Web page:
We need to establish our essential questions for this project. Partners have been assigned to read an article and share what they have learned on large posters. After all students get an opportunity to review the posters we will use a google document to collect thoughts, create essential questions and a learning plan. Students will be asked to participate in an online discussion identifying what they believe to be an essential question and a possible way to find the answer. They must also respond to a classmate with a question or constructive comment. This could be accomplished with a collaborative google document or using Edmodo, we will be using Canvas learning management system for our discussion.

With questions established and plans made for learning we can choose our kit, divide into teams and start the learning while waiting for delivery. From this point forward, teams will be expected to continue contributing to the Padlet page. Additionally, each team will maintain a blog on Kidblog that all students and our experts can access. By recording updates, progress, learning and challenges each week everyone will apprised of the work each team is accomplishing. The hope is to compile a class blog to share with the public each week.

This is an exciting project and by using web tools to network we will be able to more effectively communicate with each other, the experts and the public. Students will know what is being done by everyone in the class and can help each other solve problems. Our experts can track our progress without leaving their workplace. There may even be an opportunity for a Skype, or similar video phone, session with our experts if school technology allows. Improving communication through social networking web tools will help this project progress smoothly.

Twitter Challenge - Build Your PLN with Imaginary Friends

This week my course work included a social networking challenge. Every day I had to follow 50 new people and tweet at least 6 times. I have been hesitant to increase the people I follow since I do not get around to reading the posts from the 300 people I was following already. But a challenge is a challenge, so now I am now following 671 people. Most of the people I follow are educators focusing on educational technology and flipped learning.

I am an active participant in the #flipclass chat. The chat is weekly on Mondays at 7 PM Central Time and is an energizer for the week. Each week in an honest, reflective and helpful way, ideas are exchanged, questions are asked and answered and best practices are analyzed. The topic of the chat changes each week and new people are welcomed into the discussion. This chat goes by fast and is one that I look forward to every week. To keep up with the chat I use Tweetdeck, and Twitter on my laptop and my phone to keep up with notifications. All of that technology is not necessary, but it helps me until I get better at using Tweetdeck. 

In the spirit of the challenge I added two additional chat to my list, #iteachphysics. This was the first time I had been part of the chat. Participants were active and honest. The focus this week was standard based grading. It appears that this chat will be similar to #flipclass with teachers who are trying to improve their practices for their students. #oklaed was talking about flipped learning, so I hopped into that chat. I was able to answer some questions and have a great discussion about flipped learning with low tech schools. I had hoped to find other chats so I checked @cybraryman's web site.  Jerry Blumengarten keeps a schedule of chats for educators. He also has other great information about building a professional learning network and some superstar educators to follow.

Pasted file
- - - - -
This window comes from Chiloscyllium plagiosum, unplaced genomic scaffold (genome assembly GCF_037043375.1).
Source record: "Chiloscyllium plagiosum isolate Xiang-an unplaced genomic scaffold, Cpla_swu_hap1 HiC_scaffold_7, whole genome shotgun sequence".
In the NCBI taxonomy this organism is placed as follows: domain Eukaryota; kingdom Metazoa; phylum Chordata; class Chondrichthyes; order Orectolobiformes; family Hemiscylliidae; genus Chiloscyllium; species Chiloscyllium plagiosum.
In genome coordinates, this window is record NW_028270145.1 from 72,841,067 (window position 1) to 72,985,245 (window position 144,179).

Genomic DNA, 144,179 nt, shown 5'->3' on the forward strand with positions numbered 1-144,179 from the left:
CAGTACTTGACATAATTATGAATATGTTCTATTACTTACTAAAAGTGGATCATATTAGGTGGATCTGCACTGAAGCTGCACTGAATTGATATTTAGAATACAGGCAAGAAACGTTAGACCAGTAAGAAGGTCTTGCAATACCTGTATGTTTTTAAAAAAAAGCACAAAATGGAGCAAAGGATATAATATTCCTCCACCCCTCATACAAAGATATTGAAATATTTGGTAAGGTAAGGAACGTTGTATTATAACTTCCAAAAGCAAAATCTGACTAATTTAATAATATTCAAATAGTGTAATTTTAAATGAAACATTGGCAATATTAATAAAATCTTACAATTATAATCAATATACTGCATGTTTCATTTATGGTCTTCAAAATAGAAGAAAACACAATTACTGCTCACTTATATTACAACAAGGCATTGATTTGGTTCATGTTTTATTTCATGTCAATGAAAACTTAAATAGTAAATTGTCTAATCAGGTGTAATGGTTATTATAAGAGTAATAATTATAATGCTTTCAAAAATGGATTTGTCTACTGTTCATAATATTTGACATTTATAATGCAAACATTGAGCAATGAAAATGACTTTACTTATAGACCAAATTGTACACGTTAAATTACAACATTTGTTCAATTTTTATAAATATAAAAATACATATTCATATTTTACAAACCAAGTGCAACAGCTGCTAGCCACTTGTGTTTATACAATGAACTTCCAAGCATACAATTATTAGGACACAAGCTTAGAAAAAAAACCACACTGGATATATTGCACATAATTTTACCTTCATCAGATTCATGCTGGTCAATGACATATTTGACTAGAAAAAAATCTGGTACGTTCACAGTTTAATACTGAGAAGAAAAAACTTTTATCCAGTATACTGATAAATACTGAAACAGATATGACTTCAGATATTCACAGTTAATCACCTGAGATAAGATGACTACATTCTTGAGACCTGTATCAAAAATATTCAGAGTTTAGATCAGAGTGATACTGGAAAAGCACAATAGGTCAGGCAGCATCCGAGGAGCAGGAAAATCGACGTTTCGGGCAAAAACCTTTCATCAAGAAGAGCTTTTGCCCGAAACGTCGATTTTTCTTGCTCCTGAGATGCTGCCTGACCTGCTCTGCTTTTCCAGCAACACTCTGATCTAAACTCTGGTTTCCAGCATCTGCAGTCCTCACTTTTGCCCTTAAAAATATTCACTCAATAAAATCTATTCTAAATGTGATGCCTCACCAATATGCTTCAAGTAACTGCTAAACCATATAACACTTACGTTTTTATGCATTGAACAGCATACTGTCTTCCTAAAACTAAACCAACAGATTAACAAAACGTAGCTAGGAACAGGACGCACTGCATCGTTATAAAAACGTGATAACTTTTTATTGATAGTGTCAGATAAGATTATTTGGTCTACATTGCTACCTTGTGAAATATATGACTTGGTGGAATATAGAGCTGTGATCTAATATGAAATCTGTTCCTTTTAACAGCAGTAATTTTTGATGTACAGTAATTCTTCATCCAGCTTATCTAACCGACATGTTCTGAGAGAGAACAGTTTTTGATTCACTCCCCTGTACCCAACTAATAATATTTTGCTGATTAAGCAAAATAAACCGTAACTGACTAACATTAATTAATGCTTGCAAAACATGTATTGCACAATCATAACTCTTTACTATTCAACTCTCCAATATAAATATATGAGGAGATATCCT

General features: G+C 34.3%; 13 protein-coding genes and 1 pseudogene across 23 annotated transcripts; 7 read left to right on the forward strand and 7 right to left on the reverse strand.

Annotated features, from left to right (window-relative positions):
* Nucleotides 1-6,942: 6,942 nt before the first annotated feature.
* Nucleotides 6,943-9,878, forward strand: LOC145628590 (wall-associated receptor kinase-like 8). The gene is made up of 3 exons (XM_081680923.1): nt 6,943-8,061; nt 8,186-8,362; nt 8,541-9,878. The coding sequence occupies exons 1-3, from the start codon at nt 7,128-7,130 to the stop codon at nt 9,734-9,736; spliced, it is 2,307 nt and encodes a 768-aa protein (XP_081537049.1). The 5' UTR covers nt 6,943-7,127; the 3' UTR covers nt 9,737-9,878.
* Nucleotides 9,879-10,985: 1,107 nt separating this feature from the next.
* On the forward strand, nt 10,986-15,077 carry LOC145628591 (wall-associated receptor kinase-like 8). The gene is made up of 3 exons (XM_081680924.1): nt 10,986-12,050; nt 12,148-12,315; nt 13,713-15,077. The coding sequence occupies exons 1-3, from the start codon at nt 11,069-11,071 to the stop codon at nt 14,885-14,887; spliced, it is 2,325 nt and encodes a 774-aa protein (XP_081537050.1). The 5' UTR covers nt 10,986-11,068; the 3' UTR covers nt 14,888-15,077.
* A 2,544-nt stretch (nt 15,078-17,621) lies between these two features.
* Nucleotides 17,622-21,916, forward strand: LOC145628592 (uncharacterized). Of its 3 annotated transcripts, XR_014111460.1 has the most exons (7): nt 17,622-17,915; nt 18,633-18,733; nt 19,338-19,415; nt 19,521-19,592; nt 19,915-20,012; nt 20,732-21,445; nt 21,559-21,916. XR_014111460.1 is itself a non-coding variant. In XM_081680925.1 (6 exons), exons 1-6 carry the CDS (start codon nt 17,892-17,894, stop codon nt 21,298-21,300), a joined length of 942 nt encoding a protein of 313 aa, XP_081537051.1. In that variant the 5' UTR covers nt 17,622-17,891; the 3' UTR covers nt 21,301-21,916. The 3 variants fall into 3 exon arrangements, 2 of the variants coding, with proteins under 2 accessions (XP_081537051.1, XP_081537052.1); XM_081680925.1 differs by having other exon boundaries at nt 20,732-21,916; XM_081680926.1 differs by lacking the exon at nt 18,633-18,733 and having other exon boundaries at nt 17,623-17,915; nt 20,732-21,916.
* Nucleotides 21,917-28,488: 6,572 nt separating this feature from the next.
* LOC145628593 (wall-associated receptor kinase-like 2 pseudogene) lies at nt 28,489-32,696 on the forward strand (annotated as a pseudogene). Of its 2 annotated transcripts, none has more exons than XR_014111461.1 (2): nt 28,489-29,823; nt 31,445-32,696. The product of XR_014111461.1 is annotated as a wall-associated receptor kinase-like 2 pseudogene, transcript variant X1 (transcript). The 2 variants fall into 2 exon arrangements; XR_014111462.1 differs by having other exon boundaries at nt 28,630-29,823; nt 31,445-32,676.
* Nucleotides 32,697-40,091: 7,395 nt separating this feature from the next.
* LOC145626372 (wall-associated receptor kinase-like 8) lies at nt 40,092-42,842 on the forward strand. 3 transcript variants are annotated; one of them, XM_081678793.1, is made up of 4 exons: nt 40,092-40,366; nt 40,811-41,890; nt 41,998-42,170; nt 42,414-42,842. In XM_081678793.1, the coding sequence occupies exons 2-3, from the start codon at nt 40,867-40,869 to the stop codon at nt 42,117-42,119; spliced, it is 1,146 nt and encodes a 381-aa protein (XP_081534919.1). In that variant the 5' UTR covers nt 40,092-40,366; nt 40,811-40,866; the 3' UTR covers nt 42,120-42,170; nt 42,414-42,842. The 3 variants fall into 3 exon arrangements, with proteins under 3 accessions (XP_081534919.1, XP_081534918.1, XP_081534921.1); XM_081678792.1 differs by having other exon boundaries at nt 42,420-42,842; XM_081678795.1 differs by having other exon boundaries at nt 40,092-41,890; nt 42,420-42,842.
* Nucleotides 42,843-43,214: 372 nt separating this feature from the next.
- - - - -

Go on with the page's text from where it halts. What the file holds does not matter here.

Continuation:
Following 50 new people each day seems excessive, but it turns out to be easier than I thought. I did not want to just randomly follow new people. I started by following people from the chats that I had interacted with. Then I looked at who some of my favorite tweeps follow and added them. Each time I followed someone more suggestions popped up. I am sure I missed a few by clicking too fast, but they will pop up again sometime. I already had some of the superstars from Jerry Blumengarten, but I used the opportunity to add a few more to my list. I added others by searching on topics that are of current interest such as #PBL and #edtech.

This challenge had some interesting results. I was checking my feed more often. I have a new source of collaboration and guidance for my class that is currently building a quad copter. Many people are sharing their blogs and other interesting articles they have found. Without seeing the tweets about articles pass by I might never have read the timely information that was right at my fingertips at a convenient time. Articles I want to read when I do not have time can be marked for reading later. I made some new connections and time will tell where they go. 

I fondly call the people I interact with through twitter imaginary friends, most people call them tweeps. Since starting to use twitter at the Flipped Learning Conference in 2012, I have had the honor to meet some of them and build real friendships. Even if we have not met yet, we still learn together and work to improve our methods for our students. I look forward to building my professional learning network
and making new imaginary friends.

Blumengarten, J. (n.d.). Retrieved October 2, 2014, from Cybrary Man's Educational Web Sites: